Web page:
By D.A Jayamanne
First Published in Daily News
Foreign policy analysts are scrambling to understand the potential impact of a Trump Presidency on Asia and other regions. Not only did Trump ran an unconventional campaign, his campaign themes challenged years of bipartisan consensus on U.S. engagement and leadership in the world. “We will no longer surrender this country to the false song of globalism” said the now President-elect Trump in a landmark speech on foreign policy back in April. He went on to say that a top policy goal in a Trump administration would be to “end the era of [global] nation-building and create a new foreign policy”.
Throughout the campaign Trump was sharply critical of U.S. interventions overseas, especially the war in Iraq, interventions in Libya, even challenging U.S. commitments towards NATO and other U.S. allies.
We don’t know how much of Trump’s rhetoric will translate into policy” says Frank Lavin, a former U.S. ambassador to Singapore and a U.S - Asia expert.
“We don’t to what extent this was just campaign talk or how deep and heartfelt this view is”. Speaking in the online podcast series for Advocata Institute, a Colombo-based think tank, Lavin went on to explain that President elect Trump’s key cabinet positions might provide the first clues as to how the president-elect might govern.
“The eyes of the world would be on him as he selects the key cabinet positions of Secretary of State, Defence and Treasury” says Lavin, “How orthodox are some of these selections; Is he picking from the mainstream currents of U.S. policy engagement, where there is generally a consensus on U.S. leadership in the world, or is he picking more outliers?”. Even then, there could be some ebb and flow warns Lavin, and that it’s wise to adopt a “wait and see” approach until President Trump takes office and gets about his business.
So far, Trump has made several picks that gives hope to the more mainstream sections of the U.S. policy establishment.
This has included picking ex Trump critics such as Louisiana governor Nikki Haley, as the new U.S. Ambassador to the United Nations. More surprisingly, it is reported that the president-elect is seriously considering former governor Mitt Romney for the key position of Secretary of State, the U.S. equivalent of foreign minister.
Romney was a fierce critic of Trump’s candidacy and remained bitterly opposed to his campaign till the end. All picks must go through a hearing process before being confirmed.
“Every president wants to put their stamp on the office” comments Lavin, “but I would say there’s there tend to be a lot more continuity in U.S. foreign policy than there is change. Even though President Trump comes into office as a ‘change candidate’. Certainly, some changes may be afoot. Broadly speaking however, United States is the same country and we have the same challenges, our national interests are still the same, so we are probably talking about what kind of weight we are giving to certain foreign policy goals, rather than seeing radical changes to those goals”.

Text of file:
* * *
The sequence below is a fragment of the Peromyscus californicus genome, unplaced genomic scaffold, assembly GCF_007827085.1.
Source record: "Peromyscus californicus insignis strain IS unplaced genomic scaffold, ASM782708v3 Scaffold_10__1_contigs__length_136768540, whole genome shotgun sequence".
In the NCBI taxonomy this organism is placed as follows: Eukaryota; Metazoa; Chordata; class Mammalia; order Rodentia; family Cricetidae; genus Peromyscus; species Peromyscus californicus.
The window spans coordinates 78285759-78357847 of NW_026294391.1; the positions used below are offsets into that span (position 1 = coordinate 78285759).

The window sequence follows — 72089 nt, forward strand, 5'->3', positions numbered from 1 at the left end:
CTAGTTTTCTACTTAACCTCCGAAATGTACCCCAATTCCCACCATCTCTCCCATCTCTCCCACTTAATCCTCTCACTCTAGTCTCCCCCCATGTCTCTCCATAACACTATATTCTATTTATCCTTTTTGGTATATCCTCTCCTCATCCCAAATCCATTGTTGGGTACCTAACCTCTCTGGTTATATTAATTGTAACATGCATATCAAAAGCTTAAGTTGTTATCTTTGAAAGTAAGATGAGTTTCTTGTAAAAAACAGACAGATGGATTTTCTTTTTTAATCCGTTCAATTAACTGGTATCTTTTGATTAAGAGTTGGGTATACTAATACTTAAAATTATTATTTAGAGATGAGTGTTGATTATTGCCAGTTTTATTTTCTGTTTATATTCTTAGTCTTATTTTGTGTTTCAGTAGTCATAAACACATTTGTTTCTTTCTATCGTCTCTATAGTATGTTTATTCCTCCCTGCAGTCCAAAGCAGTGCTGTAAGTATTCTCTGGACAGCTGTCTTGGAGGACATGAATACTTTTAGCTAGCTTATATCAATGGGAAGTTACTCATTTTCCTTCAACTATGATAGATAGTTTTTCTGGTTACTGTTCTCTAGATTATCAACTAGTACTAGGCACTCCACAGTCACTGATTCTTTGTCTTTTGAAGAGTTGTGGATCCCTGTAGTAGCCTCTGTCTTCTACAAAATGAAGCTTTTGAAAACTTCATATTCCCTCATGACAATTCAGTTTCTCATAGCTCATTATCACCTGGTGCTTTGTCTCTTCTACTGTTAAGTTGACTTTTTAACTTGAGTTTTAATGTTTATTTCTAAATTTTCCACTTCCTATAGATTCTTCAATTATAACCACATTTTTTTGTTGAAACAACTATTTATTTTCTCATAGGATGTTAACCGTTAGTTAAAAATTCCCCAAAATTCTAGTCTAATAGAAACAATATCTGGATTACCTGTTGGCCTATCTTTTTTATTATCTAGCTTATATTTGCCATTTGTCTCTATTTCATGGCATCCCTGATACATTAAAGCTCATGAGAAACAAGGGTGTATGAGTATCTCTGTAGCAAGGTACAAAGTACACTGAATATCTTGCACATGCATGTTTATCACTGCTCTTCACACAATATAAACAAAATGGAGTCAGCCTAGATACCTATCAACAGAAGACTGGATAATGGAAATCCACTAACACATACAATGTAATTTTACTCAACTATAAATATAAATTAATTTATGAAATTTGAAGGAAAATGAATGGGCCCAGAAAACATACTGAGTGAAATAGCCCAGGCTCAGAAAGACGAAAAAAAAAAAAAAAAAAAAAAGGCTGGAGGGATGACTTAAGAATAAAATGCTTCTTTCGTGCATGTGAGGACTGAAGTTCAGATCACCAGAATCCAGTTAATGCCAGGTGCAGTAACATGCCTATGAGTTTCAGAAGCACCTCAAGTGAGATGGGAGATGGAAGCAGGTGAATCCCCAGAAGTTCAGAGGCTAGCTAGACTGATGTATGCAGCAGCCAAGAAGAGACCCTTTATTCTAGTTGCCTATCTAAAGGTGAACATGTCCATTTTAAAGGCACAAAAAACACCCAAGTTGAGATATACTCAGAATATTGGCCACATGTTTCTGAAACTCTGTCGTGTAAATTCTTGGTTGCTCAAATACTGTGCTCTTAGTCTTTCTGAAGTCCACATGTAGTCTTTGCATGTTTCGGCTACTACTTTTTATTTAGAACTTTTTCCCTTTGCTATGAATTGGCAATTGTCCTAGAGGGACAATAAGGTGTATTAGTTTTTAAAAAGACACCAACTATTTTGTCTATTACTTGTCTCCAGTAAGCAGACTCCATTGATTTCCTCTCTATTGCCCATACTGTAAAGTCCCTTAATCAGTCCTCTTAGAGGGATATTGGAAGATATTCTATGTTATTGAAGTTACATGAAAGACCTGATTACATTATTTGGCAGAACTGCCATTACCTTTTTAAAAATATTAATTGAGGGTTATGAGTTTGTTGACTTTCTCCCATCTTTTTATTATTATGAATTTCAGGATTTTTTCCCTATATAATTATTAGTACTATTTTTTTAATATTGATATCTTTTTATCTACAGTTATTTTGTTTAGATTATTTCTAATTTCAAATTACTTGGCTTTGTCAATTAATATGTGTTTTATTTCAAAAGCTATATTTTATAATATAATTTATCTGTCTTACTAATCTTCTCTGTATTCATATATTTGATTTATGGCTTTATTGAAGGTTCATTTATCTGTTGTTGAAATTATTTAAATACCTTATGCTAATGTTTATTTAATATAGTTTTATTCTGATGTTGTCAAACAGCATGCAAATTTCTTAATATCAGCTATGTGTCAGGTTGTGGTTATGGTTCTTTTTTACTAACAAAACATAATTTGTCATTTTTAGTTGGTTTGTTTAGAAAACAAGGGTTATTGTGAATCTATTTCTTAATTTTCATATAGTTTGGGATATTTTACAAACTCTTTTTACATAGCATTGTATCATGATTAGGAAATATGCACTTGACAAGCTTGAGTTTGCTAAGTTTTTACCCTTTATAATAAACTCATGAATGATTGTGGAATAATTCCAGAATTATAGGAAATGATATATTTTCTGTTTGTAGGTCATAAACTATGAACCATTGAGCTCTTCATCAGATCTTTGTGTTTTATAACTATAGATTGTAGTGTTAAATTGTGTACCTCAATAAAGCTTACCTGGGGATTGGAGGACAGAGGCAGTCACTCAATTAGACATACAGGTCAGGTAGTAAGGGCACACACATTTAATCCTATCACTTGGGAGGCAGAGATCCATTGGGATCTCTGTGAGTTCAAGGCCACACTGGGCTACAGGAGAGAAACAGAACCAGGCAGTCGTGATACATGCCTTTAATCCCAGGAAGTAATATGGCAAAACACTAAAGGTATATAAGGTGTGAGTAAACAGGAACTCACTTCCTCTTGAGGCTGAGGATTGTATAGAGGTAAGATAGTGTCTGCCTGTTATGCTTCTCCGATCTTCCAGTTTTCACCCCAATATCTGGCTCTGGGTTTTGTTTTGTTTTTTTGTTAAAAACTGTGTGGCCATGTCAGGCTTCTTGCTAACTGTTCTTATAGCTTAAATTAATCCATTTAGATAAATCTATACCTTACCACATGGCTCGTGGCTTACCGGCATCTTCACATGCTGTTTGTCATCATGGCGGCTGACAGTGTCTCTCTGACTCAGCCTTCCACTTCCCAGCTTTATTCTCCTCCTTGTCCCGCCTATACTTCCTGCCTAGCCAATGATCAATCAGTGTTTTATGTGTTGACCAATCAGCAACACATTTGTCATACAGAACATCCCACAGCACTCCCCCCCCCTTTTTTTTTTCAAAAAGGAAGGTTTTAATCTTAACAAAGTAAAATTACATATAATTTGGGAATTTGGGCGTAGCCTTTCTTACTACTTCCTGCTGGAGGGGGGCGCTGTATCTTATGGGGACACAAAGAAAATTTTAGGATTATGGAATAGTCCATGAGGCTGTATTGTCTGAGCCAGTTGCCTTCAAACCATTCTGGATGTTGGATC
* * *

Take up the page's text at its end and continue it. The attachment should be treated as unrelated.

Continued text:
This may be particularly true in the case of U.S. policy towards Middle-powers and smaller countries that doesn’t have a strong policy dimension according to Lavin. These relationships are mostly friendly and revolves around classical diplomacy.
More is known however about Trump’s apprehensions towards multilateral Trade deals. Trump last week doubled down on a campaign pledge to scrap the Trans-Pacific Partnership (TPP), a Free Trade deal that involved 12 pacific rim countries including Japan, Canada, Australia and America.
“The TPP would have allowed the U.S. to set the architecture for the Asian region and help determine the kind of trade relations that benefit all parties.” says Frank Lavin, who served as the U.S. under secretary for International Trade from 2005-2007. “If the U.S. is not going to set that architecture, then what we are allowing is for other parties to do it. Some might do it with the U.S. in mind, others might do it to exclude America”.
According to analysts, one of the foreign policy objectives of the TPP was to create trading bloc that counter balances China’s dominant exporting power. American politicians often complain about China’s mercantilist attitudes towards trade. Lavin agrees.
“China can be mercantilist in trade. They do have national champions they promote, and use industrial policy to favor those champions”. But part of the solution is to work more with countries that do play by the rules says Lavin, and this is where the TPP would have been useful according to the former diplomat, who now heads an e-commerce company based in China.
So how does all of this impact Sri Lanka? On trade, the scrapping of the TPP would mean that Sri Lanka is saved from potential risks arising from being excluded in the agreement.
A study by the IPS estimated that Sri Lanka could stand to lose around $40 million worth of exports by being excluded from the TPP. For his part, Trump says that instead of the TPP, he will negotiate “fair, bilateral trade deals” indicating perhaps that a potential U.S. - Sri Lanka bilateral trade agreement may not totally be off the table.
On general foreign relations, things are much murkier. Sri Lanka’s relationship globally is dominated by the alleged human rights abuses during the conflict years and the commitments the country had made to the international community.
Whilst Trump’s campaign rhetoric certainly point to a more non interventionist foreign policy agenda for America, it is unlikely that the entire machinery of U.S. diplomacy be overturned.
As ambassador Lavin explains, critical clues will in be who Trump chooses as his key advisors on foreign affairs, and after that, we’ll just have to wait and see.